Frost killed our garden November 2nd. We’re elevated some and usually get a week more of growing time before that first frost stops everything. The celery, chervil, parsley, carrots, and even the garden huckleberries are still hanging in there. The plants in the tunnel house are unharmed except for the Rattlesnake beans that were touching the plastic at the top of the house. Many of the flowers in the hugelkultur are still blooming.

Frost killed our garden November 2nd. We’re elevated some and usually get a week more of growing time before that first frost stops everything. The celery, chervil, parsley, carrots, and even the garden huckleberries are still hanging in there. The plants in the tunnel house are unharmed except for the Rattlesnake beans that were touching the plastic at the top of the house. Many of the flowers in the hugelkultur are still blooming.
Several weeks ago, I wrote that I would do my best to eat only from the produce we have grown. This may sound easy, but I’ve found I still had to get some things I had hoped not to have to purchase. I’ve ran out of cheese and eggs. The sorghum didn’t ripen as fast as I thought it would. When I dug the potatoes, my hoped for bumper crop was very sparse. The snap beans stop blooming as soon as the temperature drops and the squash was pilfered before I got it. One of these days that rabbit is going to wish it hadn’t come in the garden!
Still, I’ve had plenty of garden greens, beets, carrots, garden peas, green onions, chives, young garlic, cabbage, peppers, many herbs, winter squash, sweet potatoes, and dry beans. For right now, Hubby and I are going vegan to push the ‘eat from garden’ envelop. We have a bounty of frozen and canned foods. The grains for breads are sealed in jars and buckets. We have mature corn in the freezer for hominy and cornbread. The pumpkins were made into soup that just needs to be thawed and heated. Okra and green tomatoes are breaded, but I will have to buy oil. Green tomato relish will make dry beans taste even better. I know we can’t go for several months, but one day I hope to grow almost everything we eat.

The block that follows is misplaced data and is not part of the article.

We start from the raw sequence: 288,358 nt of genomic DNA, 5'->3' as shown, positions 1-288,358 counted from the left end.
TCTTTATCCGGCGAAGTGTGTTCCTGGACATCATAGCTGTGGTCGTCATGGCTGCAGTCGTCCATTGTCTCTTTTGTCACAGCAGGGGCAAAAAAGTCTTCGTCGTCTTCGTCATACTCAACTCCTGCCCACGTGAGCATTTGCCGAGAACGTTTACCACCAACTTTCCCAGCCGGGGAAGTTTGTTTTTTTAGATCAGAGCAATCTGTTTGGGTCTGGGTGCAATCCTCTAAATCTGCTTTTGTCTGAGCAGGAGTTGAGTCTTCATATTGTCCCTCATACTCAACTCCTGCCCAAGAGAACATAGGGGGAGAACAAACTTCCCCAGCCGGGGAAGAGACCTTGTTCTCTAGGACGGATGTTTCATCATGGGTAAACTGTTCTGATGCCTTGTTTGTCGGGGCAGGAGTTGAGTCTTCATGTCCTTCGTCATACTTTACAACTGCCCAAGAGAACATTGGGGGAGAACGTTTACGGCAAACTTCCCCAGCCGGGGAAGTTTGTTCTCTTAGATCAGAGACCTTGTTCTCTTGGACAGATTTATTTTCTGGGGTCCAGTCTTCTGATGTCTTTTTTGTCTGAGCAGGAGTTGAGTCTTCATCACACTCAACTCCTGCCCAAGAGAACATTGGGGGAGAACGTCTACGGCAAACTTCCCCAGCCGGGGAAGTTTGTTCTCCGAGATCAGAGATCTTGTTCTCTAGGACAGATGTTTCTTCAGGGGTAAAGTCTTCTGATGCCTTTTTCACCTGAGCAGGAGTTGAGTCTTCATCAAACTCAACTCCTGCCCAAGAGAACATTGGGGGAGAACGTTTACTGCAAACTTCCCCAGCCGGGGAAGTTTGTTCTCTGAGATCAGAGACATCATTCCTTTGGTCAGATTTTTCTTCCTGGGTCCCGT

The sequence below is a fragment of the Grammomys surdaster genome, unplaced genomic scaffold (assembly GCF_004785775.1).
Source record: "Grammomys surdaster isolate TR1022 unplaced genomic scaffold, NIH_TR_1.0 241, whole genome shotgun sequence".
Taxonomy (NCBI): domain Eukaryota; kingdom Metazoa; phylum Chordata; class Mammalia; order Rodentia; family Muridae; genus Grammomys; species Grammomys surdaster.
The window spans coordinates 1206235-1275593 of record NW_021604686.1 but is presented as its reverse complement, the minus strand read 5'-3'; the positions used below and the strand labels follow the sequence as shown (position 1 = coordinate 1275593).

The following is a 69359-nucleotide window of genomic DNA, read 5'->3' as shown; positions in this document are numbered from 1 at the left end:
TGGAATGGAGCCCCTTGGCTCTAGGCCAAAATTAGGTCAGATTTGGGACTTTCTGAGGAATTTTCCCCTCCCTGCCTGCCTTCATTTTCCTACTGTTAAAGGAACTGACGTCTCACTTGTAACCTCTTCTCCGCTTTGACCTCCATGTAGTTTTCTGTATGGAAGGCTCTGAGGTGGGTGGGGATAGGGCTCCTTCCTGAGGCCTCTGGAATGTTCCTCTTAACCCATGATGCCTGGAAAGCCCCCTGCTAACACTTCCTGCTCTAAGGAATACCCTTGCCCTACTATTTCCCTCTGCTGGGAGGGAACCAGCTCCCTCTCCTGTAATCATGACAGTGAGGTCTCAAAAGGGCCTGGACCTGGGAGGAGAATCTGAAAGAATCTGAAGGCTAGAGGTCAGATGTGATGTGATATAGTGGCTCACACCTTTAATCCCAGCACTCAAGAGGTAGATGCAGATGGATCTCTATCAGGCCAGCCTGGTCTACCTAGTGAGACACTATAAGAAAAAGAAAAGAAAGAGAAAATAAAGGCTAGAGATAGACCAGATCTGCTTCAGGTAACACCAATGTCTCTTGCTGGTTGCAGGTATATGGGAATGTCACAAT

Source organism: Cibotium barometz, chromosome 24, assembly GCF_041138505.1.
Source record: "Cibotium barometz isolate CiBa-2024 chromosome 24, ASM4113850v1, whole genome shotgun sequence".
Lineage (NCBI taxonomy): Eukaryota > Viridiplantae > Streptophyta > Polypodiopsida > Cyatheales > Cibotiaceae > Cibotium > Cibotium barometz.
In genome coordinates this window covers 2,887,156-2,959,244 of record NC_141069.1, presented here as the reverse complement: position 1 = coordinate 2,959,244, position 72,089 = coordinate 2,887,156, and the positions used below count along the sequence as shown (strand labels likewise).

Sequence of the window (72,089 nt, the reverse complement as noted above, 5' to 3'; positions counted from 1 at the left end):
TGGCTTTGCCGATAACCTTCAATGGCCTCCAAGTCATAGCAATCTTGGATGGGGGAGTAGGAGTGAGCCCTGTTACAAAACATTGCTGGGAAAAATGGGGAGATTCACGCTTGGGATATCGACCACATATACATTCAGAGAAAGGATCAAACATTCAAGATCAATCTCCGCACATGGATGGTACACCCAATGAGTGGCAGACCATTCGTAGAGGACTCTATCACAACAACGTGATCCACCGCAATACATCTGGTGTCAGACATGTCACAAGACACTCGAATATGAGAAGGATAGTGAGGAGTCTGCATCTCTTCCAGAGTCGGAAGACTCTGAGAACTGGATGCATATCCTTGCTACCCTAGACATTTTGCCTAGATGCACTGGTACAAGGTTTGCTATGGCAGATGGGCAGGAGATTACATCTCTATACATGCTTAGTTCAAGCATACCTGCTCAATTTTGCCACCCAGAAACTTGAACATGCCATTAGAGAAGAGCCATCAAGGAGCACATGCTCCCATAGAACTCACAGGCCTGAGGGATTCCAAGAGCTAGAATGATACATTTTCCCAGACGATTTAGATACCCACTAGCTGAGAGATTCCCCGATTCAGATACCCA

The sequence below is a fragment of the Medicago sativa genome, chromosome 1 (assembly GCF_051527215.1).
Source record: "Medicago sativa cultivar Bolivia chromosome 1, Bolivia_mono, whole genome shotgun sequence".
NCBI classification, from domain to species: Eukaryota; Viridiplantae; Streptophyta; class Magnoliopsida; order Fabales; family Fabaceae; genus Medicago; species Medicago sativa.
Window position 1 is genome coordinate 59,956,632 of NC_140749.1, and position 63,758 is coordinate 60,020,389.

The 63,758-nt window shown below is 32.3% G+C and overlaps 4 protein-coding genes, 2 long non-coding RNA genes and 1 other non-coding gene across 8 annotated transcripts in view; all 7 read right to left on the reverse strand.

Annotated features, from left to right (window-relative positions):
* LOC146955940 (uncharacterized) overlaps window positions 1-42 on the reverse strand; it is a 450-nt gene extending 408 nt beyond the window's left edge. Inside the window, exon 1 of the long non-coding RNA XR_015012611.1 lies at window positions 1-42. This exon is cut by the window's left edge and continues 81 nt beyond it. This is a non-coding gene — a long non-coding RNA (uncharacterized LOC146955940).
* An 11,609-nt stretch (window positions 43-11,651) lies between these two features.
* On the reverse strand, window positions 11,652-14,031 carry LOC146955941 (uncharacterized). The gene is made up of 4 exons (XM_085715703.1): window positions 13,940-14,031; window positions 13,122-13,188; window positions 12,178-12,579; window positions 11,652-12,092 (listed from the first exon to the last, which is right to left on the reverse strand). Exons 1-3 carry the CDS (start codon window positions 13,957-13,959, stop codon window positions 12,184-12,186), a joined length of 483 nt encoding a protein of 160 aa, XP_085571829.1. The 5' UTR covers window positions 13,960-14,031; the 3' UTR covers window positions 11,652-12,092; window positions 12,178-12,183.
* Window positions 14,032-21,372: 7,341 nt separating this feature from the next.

We are building more beds for the garden. I do like the idea of building the soil up inside the beds so the long slim carrots, smooth beets, and hills of regular or sweet potatoes can strut their stuff.
I’m happy to see USDA is now encouraging farmers to “‘Keep the Stubble’ during No-Till November“.  Natural Resources Conservation Service campaign is encouraging farmers to keep tillage equipment in machine sheds, leave plant stubble on their fields, and plant cover crops.  
This is what we try to do. We start green manure (cover crops) in September and leave it in place until spring. This practice does several things. The soil macro and microbiology are left intact throughout the winter giving them a better chance to survive and multiply. The cover gives predators a safe place to winter over. Green manure crops improve soil fertility and tilth, catch and retain water thereby controlling erosion. Cover crops catch leaves adding vital matter to the soil. Crops such as daikon or forage radish helps break up hardpans or compacted clay soil.
Winterizing this way isn’t new, but there is a learning curve to it. Planting too late or the wrong cover crops is a waste of time and money.  Don’t forget, a haven for predators is a haven for prey.
Each year I learn more. Someday, I will have learned it all and they’ll bury me the next day.

Linda Simmons writes a column for the Neosho Daily News.